Just watched ‘The Boat That Rocked’ & particularly enjoyed the entrance of Gavin Cavanagh played by Rhys Ifans.
It got me thinking of other great character entrances, the best I’ve ever seen has to be Giancarlo Giannini as Pasqualino Frafuso aka Pasqualino Settebelleze from Lina Wertmuller’s classic ‘Seven Beauties’.
What are some of your favourites?
-Judex with bird-mask in Judex.
-Christopher Lee in Director’s cut of The Wicker Man
-Jean Seberg in Breathless
-Peter Lorre in M
Orson Welles in The Third Man
Brooke Shields in Just You and me Kid
Bo Derek in 10
Malcolm McDowell in If…. is the first one that comes to mind. I’d also say McDowell in A Clockwork Orange, but does that first close-up of him count as an entrance?
Bette Davis in “The Letter.” She literally comes out shooting. it’s grand.
Cary Grant in Notorious
Darth Vader in Star Wars
Anthony Hopkins in Silence of the Lambs
Kevin Spacey in Seven
Lukas Haas in Brick
Stay Puff Marshmellowman in Ghostbusters
Dominique Sanda’s in The Conformist. Fabulous.
John Wayne in STAGECOACH.
Michelle Pfeiffer in Scarface.
Also, just because I’m a sucker for the entrance of sultry female characters, I’ll have to include Cybil Shepherd in Taxi Driver.
Since this is listed under the Seven Beauties label, how about Giancarlo Giannini in Seven Beauties?
When he does the toe lift in his squeaky shoes as his fourth-rate Casanova, he never fails to make me laugh.
Jack Nicholson in Easy Rider. In my mind now, his appearance saved the film from becoming slight and cliched. Also, it was nice to see someone who could truly act make a screen appearance and liven things up. Dialogue and the storyline brightened up considerably when he appeared – and go kind of downhill fast when he ‘leaves’. After the jailhouse scenes, who could forget him sitting around the campfire with his stories?
For female characters – the luscious, very young Lauren Bacall as Slim in Hawks’ To Have and To Have Not.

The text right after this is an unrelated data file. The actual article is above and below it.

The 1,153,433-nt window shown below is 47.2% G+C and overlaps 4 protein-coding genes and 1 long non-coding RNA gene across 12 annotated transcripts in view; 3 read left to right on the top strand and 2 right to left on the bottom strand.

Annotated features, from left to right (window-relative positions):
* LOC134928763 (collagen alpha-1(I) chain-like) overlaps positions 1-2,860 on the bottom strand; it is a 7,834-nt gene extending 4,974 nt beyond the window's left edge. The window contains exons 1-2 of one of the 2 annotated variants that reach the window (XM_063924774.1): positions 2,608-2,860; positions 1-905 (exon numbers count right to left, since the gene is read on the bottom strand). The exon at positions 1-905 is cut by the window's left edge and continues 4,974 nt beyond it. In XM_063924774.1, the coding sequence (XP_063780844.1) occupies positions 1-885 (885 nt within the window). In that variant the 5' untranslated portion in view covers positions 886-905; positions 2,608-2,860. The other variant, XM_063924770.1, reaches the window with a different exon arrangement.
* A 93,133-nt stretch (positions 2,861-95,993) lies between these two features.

“Just put your lips together – and blow”
John Turturro as Bernie in Miller’s Crossing. We’d already heard so much about him, and the here he is, confirming at least half the opinions of him.
Omar Sharif in “Lawrence of Arabia”
I second Omar Sharif in Lawrence of Arabia and Orson Welles in The Third Man.
EVER? kramer. there are so many to choose from.
Ulicain, I agree. Turturro, when he arrives, embodies every preconception we have about Bernie and more. He humanizes an abstraction.
As per The Third Man, Welles says he agreed to play ‘Harry Lime’ because of that entrance. He felt it was the greatest gift to any actor to have that kind of introduction.
He often told a story about a play he had seen where the main character was a “Mr. Wu,” but you never saw him until after the intermission. The dialogue was rife with lines about him, though — “We must wait for Mr. Wu,” “I wonder what Mr. Wu will have to say about this?,” etc. Just before the curtain fell on the first act, the audience would see a mysterious, lone figure far in the distance crossing a bridge. And then all during the intermission they would be commenting on how great the actor playing Mr. Wu was because of all the great build-up.
you stole my thread! ;)
“To Have and Have Not” is playing at the Astor Theatre during the next few weeks! Six Bogie films in three weeks!
Great character entrance: Tuco (Eli Wallach) in “The Good, The Bad and the Ugly”!
I loved the entrance of Joaquin Phoenix’s character in ‘We Own The Night’…maybe it’s because I love Blondie’s Heart of Glass
How about Margaret Hamilton’s re-appearance under new guise as the Wicked Witch of the West, in The Wizard of Oz?
Charles Bronson, Henry Fonda, and Jason Robards characters entrances in Once Upon a Time in the West. Clint Eastwoods entrance in For a Few Dollars More is great too, when the rain starts pouring, I love it. De Niro in the ring in the opening of Raging Bull is pretty great too.
“Big Trouble In Little China”…
The Three Storms and David Lopan.
“Big Trouble In Little China”
Rewatched Inglourious Basterds today & The Bear’s entrance is phenomenal.
Inigo Montoya’s “My name is Inigo Montoya. You killed my father. Prepare to die.” It’s great in the book, “The Princess Bride” too… and played to perfection.
Strider “The Fellowship of the Ring”. Period. Better in the book, but the film was good… just needed the background music to be a TAD bit more ominous.
Liz and Dick in Who’s Afraid of Virginia Woolf?